February 28, 2018 // National

News Briefs: March 4, 2018

This 15th-century miniature on vellum by Cosme Tura titled “Saint Francis Receiving the Stigmata” is part of the “Heavenly Earth: Images of Saint Francis at La Verna” exhibit at the National Gallery of Art in Washington. (CNS photo/courtesy National Gallery of Art)

Iraqi Catholic leaders urge Christians: Remain steadfast in Lent

AMMAN, Jordan (CNS) — Iraqi Catholic leaders are urging Christians to remain steadfast in this Lenten season as they encounter challenges of the so-called Islamic State’s legacy in their historic lands. In a Lenten pastoral letter, Chaldean Catholic Patriarch Louis Sako of Baghdad urged Iraqi Christians to pursue unity with other Christians at this sacred time with “open hearts.” “Many Christians today live in a crisis of faith and intellect because of the circumstances of war, instability, migration and the dominance of social media on the details of their daily lives,” he wrote in the letter, released Feb. 21. Many Chaldean Catholics lost their homes, properties and other possessions as they fled the so-called Islamic State militants in the summer of 2014. Many are destitute, still living in camps for the internally displaced or sheltering abroad. “However, these challenges should not discourage their determination and dissuade them from renewing their faith and deepening it, to witness of the Lord and his church,” the patriarch said, calling on Christians to “increase within themselves strength, confidence and enthusiasm.”

Mideast Christian leaders shut Church of Holy Sepulcher to protest taxes

JERUSALEM (CNS) — Protesting several recent actions they described as a “systematic campaign … against the churches and the Christian community in the Holy Land,” the heads of Christian churches announced Feb. 25 they were closing of the doors of the Church of the Holy Sepulcher for an undisclosed period of time. Bewildered pilgrims milled around the square in front of the church as Greek Orthodox Patriarch Theophilos III — flanked by Franciscan Father Francesco Patton, custos of the Holy Land, and Armenian Patriarch Nourhan Manougian — read a short statement to the press. At the same time, the only two people allowed to close the doors — the Muslim custodian of the key, Adeeb Jawad Joudeh Al Husseini, and Muslim door keeper Wajeeh Nuseibeh — closed and locked the doors. “This systematic and unprecedented attack against Christians in the Holy Land severely violates the most basic … and sovereign rights, trampling on the delicate fabric of relations between the Christian community and the authorities for decades,” the heads of churches said in their statement. The church leaders were protesting the Jerusalem municipality’s intention to impose property taxes on church property, such as hotels and convention centers, not used for worship purposes. The proposal to levy taxes on some properties would run contrary to the unofficial historical tax-exempt status the churches have enjoyed for centuries. In addition, the church leaders said they oppose a bill in the Israeli parliament that would limit the ability to sell church-owned land to private owners. The bill, whose vote was postponed following the protest, would be specifically detrimental to the Greek Orthodox Church, which owns large tracts of land in central Jerusalem upon which many private homes are built; many of those 99-year-old building rental contracts will soon expire. The church already has sold some of the land to private owners, and homeowners whose apartments are on the land worry about losing their homes.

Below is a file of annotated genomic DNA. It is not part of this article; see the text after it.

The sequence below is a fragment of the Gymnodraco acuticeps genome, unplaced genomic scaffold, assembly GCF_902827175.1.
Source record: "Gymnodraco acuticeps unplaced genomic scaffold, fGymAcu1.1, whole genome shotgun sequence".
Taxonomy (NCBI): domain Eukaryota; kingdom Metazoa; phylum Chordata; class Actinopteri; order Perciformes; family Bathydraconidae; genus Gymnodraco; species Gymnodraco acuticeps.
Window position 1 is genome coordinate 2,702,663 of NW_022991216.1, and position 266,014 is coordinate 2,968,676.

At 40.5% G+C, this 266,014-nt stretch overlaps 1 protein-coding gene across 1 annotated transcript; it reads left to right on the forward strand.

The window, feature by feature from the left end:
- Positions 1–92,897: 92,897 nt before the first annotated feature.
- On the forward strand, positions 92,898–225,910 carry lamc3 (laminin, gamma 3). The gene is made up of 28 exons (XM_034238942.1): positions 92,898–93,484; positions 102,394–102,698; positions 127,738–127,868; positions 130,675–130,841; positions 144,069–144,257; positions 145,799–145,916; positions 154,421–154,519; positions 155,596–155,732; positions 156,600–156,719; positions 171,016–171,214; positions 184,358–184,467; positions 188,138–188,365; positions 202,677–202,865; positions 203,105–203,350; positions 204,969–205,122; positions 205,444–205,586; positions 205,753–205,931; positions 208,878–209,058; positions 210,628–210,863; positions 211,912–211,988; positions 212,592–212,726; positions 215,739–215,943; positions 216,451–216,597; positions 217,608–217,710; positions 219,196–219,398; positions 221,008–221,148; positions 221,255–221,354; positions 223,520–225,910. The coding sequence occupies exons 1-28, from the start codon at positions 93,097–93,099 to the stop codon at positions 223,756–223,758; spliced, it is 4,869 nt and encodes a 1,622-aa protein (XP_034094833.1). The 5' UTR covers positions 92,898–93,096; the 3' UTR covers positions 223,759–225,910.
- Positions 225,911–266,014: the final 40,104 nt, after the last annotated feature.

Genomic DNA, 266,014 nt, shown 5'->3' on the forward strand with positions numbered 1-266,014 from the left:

Euthanasia in hospices ‘a serious error,’ says Vancouver archbishop